HC Deb 10 May 1988 vol 133 cc134-6
5. Mr. Dalyell

To ask the Secretary of State for Social Services what resources his Department is devoting to monitoring the effects of the recent social security changes.

Mr. Moore

The effects of the social security reforms are being monitored using a wide range of data derived from my Department's management, expenditure and statistical returns and from the family expenditure and general household survey. The collection and analysis of this data involve a substantial staff effort, but it is not possible to provide a reliable estimate of the cost.

Mr. Dalyell

Why are those on junior rates, who are mostly under 25 and students, excluded from the transitional arrangements?

Mr. Moore

I am not absolutely certain how that relates to the orginal question, but I shall endeavour to answer it. The transitional arrangements refer specifically to certain groups—the disabled, widows, pensioners and families with children. Throughout the social security reform an attempt was rightly made by the Government, after long consultation and debate, to target help away from those who are younger and independent.

Mr. Sims

Following the changes that my right hon. Friend recently announced, how soon local authorities will be given details so that they can implement the changes to housing benefit? Similarly, when will DHSS offices know about the changes involving hardship cases?

Mr. Moore

I hope that my hon. Friend will be able to confirm in reply to later questions that by the end of this week we should be able to notify specific local authorities. The new unit is being set up this week, and free phone facilities should be in operation within 24 hours.

Mr. Orme

Is the Secretary of State aware that the way in which industrial injury benefit and invalidity benefit are taken into account for housing benefit is having a dramatic effect on tens of thousands of homes? I spent a most depressing week in my constituency talking to constituents who have lost £10, £15, £20 and £25 a week. That is outrageous. What will the Secretary of State do about it?

Mr. Moore

If the right hon. Gentleman checks the very helpful letter that my hon. Friend the Minister for Social Services and the Disabled wrote to him last Thursday, he will see that transitional protection covers the particular problem to which he is referring, as it relates to those who are above income support level but for whom there were local authority discretionary schemes which theoretically under the law stopped at the beginning of last month. They are covered by the transitional arrangements.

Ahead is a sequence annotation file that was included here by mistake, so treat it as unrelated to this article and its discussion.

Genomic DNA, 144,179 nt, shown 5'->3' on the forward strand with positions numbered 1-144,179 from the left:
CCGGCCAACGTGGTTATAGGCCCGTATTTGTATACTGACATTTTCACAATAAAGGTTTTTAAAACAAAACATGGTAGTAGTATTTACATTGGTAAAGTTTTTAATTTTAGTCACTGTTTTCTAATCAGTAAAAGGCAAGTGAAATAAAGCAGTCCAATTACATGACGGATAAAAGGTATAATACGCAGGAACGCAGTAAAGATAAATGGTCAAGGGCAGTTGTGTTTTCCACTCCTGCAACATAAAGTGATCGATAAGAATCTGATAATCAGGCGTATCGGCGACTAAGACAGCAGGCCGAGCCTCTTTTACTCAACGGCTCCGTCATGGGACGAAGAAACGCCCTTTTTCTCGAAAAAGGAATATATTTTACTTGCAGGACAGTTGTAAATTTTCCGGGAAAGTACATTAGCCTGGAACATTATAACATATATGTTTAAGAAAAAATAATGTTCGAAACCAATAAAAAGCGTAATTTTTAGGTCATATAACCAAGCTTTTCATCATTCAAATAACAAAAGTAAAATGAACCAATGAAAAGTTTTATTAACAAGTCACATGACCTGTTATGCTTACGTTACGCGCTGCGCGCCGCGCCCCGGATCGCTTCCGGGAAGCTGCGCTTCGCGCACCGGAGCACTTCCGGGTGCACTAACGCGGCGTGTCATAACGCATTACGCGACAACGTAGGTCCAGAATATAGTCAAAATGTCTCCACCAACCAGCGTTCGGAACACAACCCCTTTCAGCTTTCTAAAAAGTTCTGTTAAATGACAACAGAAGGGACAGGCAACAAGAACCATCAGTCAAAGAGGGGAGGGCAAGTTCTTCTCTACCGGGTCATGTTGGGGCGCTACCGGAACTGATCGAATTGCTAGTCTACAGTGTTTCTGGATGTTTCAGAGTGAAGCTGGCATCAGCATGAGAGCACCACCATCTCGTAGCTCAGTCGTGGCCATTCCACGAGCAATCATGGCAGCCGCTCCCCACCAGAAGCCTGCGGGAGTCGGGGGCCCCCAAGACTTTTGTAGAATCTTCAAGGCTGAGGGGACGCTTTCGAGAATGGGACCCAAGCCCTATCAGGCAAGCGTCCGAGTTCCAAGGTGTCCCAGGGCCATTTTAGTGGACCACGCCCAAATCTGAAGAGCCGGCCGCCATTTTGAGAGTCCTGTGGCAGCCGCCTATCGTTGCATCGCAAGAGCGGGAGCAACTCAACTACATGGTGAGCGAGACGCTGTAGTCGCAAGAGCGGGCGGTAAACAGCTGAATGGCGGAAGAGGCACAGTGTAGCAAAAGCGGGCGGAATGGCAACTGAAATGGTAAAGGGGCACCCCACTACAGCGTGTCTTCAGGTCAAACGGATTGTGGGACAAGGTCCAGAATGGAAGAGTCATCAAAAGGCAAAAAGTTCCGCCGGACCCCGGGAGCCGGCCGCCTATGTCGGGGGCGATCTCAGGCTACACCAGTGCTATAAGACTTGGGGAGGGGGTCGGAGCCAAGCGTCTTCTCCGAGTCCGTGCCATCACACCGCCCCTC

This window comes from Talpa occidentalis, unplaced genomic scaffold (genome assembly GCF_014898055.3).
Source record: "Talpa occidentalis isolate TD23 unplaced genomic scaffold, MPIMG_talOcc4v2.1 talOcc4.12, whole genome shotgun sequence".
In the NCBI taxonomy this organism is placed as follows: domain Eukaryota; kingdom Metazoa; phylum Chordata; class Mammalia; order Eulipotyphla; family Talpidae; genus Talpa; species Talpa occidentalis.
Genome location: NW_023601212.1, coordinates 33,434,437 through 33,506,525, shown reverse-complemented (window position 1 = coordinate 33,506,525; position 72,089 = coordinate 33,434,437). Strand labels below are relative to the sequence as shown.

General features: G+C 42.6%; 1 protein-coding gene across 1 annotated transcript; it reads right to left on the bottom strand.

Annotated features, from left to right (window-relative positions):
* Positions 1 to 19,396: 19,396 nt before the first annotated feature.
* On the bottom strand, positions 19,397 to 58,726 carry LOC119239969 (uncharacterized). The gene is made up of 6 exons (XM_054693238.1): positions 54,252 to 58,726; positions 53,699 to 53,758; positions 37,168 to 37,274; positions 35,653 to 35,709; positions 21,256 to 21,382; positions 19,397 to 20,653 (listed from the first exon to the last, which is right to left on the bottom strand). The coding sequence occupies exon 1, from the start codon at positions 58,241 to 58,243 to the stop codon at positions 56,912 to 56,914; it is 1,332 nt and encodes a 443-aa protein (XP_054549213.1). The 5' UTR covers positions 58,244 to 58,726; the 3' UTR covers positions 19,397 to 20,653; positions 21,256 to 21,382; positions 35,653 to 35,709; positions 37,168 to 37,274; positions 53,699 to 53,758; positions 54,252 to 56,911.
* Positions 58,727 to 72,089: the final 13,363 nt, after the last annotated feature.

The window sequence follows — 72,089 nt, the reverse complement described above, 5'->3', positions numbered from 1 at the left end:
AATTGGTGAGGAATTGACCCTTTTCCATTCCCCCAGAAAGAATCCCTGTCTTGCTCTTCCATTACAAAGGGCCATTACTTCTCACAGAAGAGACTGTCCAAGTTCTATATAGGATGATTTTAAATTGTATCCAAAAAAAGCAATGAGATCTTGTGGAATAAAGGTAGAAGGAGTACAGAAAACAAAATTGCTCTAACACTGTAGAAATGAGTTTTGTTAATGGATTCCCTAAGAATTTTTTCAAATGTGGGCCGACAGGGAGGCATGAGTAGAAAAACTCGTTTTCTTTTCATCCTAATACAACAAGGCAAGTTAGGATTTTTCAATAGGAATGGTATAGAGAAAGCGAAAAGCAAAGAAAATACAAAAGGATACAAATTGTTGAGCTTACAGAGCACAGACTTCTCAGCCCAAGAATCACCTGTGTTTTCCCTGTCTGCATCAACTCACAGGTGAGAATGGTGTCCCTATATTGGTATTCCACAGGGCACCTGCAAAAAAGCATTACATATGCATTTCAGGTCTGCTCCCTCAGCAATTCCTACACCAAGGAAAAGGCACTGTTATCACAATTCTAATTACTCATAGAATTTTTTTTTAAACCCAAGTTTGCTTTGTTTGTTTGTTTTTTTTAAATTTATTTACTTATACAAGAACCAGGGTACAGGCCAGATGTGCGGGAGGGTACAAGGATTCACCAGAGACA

Mr. McCrindle

I welcomed the announcement two weeks ago that in future beneficiaries in certain categories should not be more than £2.50 a week worse off, but am I correct in thinking that that does not take into account the 20 per cent. contribution to rates? If so, as a large number of the complaints that I continue to receive are about the effect of having to pay that contribution, may we have an assurance that that will continue to be monitored? If the conclusion reached is that the principle is good, may it be that we are going too far too quickly?

Mr. Moore

As my hon. Friend the Minister of State said on another occasion, we shall continue to monitor this area. However, I would not want to give my hon. Friend false encouragement, because the 20 per cent. contribution to local authority rates was not expected to be covered by the transitional protection.

Mr. Kennedy

One of the things that the Department is monitoring over the transitional period is the number of single payment claims which were outstanding at 11 April, about which I have a later question. Will the Secretary of State give us the average figure, for regional offices within Scotland, of outstanding single payments?

Mr. Moore

I would not wish to abuse the Order Paper and leap to a further question. However, we have had only the first month of initial monitoring of offices in Scotland, and that would be an incorrect statistical basis on which to make a judgment. For example, I know that the hon. Member for Linlithgow (Mr. Dalyell) would not like us to make judgments on the basis of the Bathgate office, where, not untypically, only half the loans provision was used in the first month—a fraction of the grant. However, we are watching the details with great care, and we shall keep the House well informed.

Mr. Hayes

I congratulate my right hon. Friend on his swift and sensitive adjustments, but will he make it absolutely clear that if any further injustices appear he will also be swift and sensitive in rectifying them?

Mr. Moore

I thank my hon. Friend for recognising that the Government moved very fast in making these adjustments. This Government, who were involved in a rapid change affecting 8.5 million people and an expenditure of £14-plus billion, and who made modifications to the tune of £100 million, deserve my hon. Friend's congratulations.

Mrs. Beckett

Does the Secretary of State accept that the Department ought to heed the results of the monitoring within the Department and by outside reputable bodies? If it had heeded the advance warnings that it received over the last three years about the results of the changes, the transitional protection, for which the Secretary of State has just claimed credit would have been unnecessary, and a great deal of suffering and anxiety would have been avoided. Will he pay special attention to the monitoring of the social fund, from which most applicants, including the young, will be excluded because of its totally inadequate budget?

Mr. Moore

We shall monitor carefully all aspects of the changes. We have already made a clear public commitment to commission independent research into the social fund. It has already been announced in a private notice question that that research will start in the spring of 1989. I confirm that announcement.